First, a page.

Despite having to maintain a high output simply to pay the bills, Gill’s work has enduring artistic and socio-political relevance. Joe Gill, down-to-earth and lacking pretense, worked hard at what he liked to do, which was writing to entertain people, and people who were entertained by his writing would buy more of his comics. Although Charlton was always overshadowed by EC and DC, and then Marvel, it was a company that produced a large number of titles over a considerable number of years, yet it has only recently begun to receive the recognition it deserved. It was a major company, for whom many of the industry’s greats worked; a company that survived the industry crash following the moral campaign against comics, and the introduction of content regulation and the Comics Code, and one that also continued beyond the changes that took place at the end of the 1960s, when superheroes were suddenly no longer so popular and other genres had to be explored to keep the industry momentum going. Charlton was in a good position to do this because it had always produced a wide variety of comic books. Gill was, then, a great writer in the comic book field, who, especially when he was allowed the luxury of time, could produce a work of excellent quality. In terms of inspiration, Gill commented that he had been an avid reader all his life, constantly devouring large quantities of paperbacks (J. Gill, personal communication, December 28, 2005). This, and a very active mind (Gill stated that it never stopped working), enabled him to just put a sheet of paper in the typewriter and start writing – he was never short of ideas. Gill’s reprocessing of other popular media content through his voluminous writings makes his work a useful source of information about themes that resonated with the minds of people in 1950s and 1960s America. Thus Gill acted partly as a largely passive provider of social commentary, his senses being the people who produced other popular media – movies, novels, television programs – which he then recycled into comic book stories. Gill also clearly had his own agenda, with his own political leanings. While predictably he was outspoken against communism, there are also glimpses of a more liberal mind, making statements that identify him as someone in favor of racial harmony, opposed to nuclear weapons, and concerned about the environment.
While Ditko’s own work on Konga and Gorgo compares well with his other work from the same time period in terms of artistic quality, there appears to be something of a difference in the way Ditko contributed to the Charlton monster stories compared with the method of story construction at Marvel. Stan Lee used a collaborative approach to story composition, that involved the artists as co-creators (Fischer 2004). This left a legacy of controversy over who actually created Spider-man and the other multi-million dollar Marvel characters (Raphael & Spurgeon 2003). At Charlton, Joe Gill provided complete scripts for all his stories, including the adaptations of Konga and Gorgo, and as Steve Ditko recalled: "I read the screenplay of Gorgo. From the first reading to this day, I marvel at how well Joe adapted the character to comic books. I didn't read the Konga screenplay but that comic script was (also) a treat" (Ditko 1992).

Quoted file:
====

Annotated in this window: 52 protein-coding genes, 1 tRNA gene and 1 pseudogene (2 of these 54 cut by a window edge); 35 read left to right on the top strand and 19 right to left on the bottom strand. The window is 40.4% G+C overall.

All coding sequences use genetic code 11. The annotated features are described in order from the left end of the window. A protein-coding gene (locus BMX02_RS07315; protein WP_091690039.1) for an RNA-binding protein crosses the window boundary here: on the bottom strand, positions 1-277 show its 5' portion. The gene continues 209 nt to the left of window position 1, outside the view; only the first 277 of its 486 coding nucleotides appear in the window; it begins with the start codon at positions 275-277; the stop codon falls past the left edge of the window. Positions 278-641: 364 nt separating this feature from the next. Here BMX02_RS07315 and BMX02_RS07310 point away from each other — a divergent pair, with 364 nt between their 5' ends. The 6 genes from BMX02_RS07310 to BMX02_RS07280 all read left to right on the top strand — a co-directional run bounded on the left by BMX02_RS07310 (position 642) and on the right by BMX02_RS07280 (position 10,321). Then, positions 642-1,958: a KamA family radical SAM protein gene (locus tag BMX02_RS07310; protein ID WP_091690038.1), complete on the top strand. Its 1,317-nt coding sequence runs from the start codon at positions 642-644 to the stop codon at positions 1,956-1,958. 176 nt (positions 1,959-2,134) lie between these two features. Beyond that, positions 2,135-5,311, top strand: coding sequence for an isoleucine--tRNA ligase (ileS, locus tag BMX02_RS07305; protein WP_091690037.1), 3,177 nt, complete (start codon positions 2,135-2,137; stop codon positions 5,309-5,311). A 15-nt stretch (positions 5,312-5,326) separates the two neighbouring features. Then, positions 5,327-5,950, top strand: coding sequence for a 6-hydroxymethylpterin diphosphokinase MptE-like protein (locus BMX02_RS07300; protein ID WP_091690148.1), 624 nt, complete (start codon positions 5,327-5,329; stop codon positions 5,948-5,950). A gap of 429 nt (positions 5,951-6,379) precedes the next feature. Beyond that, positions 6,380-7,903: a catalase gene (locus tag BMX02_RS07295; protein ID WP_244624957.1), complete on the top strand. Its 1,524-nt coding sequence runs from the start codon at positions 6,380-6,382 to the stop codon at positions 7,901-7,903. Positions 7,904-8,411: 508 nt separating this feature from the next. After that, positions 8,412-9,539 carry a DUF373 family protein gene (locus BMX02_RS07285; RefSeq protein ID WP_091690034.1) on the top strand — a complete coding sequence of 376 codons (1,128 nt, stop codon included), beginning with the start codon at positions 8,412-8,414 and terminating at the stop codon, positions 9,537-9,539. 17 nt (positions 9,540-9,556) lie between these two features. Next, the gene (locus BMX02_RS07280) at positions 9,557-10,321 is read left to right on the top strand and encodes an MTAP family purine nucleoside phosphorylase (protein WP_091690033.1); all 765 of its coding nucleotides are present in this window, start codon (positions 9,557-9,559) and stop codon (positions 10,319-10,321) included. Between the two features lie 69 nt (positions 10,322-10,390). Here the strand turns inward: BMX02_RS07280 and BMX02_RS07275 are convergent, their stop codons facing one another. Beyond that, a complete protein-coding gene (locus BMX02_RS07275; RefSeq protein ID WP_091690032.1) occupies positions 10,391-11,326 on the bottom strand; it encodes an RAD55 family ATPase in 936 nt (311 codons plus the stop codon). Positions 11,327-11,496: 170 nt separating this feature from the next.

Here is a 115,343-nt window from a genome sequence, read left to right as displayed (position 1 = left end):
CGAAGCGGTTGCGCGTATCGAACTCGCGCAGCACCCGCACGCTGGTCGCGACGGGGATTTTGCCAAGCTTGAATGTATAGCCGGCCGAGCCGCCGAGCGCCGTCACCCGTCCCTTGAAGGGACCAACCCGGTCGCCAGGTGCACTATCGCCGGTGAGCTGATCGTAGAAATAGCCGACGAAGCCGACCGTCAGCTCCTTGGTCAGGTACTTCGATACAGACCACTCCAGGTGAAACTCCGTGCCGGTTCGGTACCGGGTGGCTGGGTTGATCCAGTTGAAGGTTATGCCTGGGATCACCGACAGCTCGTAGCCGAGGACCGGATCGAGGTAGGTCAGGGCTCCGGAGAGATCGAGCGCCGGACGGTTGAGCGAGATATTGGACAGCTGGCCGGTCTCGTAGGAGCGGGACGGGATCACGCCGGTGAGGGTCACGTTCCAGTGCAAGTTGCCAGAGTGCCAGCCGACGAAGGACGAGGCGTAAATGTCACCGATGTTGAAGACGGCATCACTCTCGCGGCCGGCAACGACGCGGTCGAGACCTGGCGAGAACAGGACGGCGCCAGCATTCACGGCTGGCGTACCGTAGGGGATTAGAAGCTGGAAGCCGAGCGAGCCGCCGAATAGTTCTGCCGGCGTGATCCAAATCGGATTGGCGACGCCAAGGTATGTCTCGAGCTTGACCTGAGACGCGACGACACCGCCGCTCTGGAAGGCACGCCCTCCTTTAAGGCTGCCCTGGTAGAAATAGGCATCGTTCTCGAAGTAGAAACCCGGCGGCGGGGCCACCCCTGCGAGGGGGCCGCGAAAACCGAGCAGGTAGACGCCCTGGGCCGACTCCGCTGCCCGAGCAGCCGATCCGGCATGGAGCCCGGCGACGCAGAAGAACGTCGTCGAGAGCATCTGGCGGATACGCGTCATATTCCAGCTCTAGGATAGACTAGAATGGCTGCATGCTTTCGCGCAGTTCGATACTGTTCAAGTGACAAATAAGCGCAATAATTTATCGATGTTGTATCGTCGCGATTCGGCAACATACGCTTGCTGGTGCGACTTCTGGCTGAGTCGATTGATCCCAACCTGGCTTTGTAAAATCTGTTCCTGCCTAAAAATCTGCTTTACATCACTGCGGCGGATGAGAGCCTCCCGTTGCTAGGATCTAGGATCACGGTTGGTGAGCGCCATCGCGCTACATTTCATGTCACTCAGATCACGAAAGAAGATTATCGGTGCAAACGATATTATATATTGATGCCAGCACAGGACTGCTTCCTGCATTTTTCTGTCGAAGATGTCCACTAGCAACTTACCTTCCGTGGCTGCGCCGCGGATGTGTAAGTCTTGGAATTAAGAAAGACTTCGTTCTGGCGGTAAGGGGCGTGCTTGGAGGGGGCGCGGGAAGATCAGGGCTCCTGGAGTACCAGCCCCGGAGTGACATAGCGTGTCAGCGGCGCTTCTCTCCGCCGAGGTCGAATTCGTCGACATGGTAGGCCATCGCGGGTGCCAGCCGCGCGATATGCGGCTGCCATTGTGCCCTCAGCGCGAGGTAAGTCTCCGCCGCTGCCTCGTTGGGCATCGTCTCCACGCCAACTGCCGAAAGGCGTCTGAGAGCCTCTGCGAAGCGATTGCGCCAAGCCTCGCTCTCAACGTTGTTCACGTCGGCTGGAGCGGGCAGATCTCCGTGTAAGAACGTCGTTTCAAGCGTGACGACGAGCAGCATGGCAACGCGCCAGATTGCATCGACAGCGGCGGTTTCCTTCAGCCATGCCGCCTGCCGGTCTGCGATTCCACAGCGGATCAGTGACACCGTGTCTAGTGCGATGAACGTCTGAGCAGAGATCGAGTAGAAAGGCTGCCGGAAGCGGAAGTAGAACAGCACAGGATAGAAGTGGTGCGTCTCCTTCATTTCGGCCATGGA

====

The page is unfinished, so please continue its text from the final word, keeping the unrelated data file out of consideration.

In fact Steve Ditko’s career supports the notion that he did not tend to work on projects that did not interest him, and Joe Gill observed that Ditko always did things the Ditko way (Cooke & Irving 2000). As an acknowledged master in the field of comic book art, Ditko’s dedication to the Charlton monster movie comics therefore suggests that these comics are worthy of greater attention than they have been accorded previously. Ditko’s contribution to these books, for which, as mentioned above, complete scripts were provided by Joe Gill, was to add his own interpretations and embellishments through the use of his art. Ditko is well-known for the use of hand gestures in giving his characters the ability to communicate non-verbally to the reader (Randall 2004) but examination of large quantities of his work reveals that he also uses body language and facial expressions constantly and very competently for the same purpose (Figures 5 through 10). This is indeed a feature afforded by the comic book medium, and is discussed, in relation to the non-human and largely non-speaking characters of the Road Runner and Wile E. Coyote in Loony Toons cartoons and comic books, by Taylor (2001). In the case of the Charlton monster books this aspect of sequential art was especially significant because the lead characters are also non-speaking and non-human. Konga, however, being an intelligent ape and close to human from an evolutionary standpoint, allowed Ditko to use his skills in this particular area to give the simian the ability to communicate extensively and with greater effect, not only with the reader but also with the supporting human characters in the story. Ditko does this so well that it doesn’t matter that Konga can’t say anything. The look on his face tells the reader when he is angry, hurt, confused, sad, embarrassed, or in love. Montes and Bache also incorporated similarly extensive use of the great ape’s facial expressions in their own very beautiful and distinctive renderings for the Konga books. Reptilicus/Reptisaurus received no input from Ditko, but Montes and Bache perhaps reached the artistic pinnacle of their joint career in comics with the later issues of this series (Figure 11).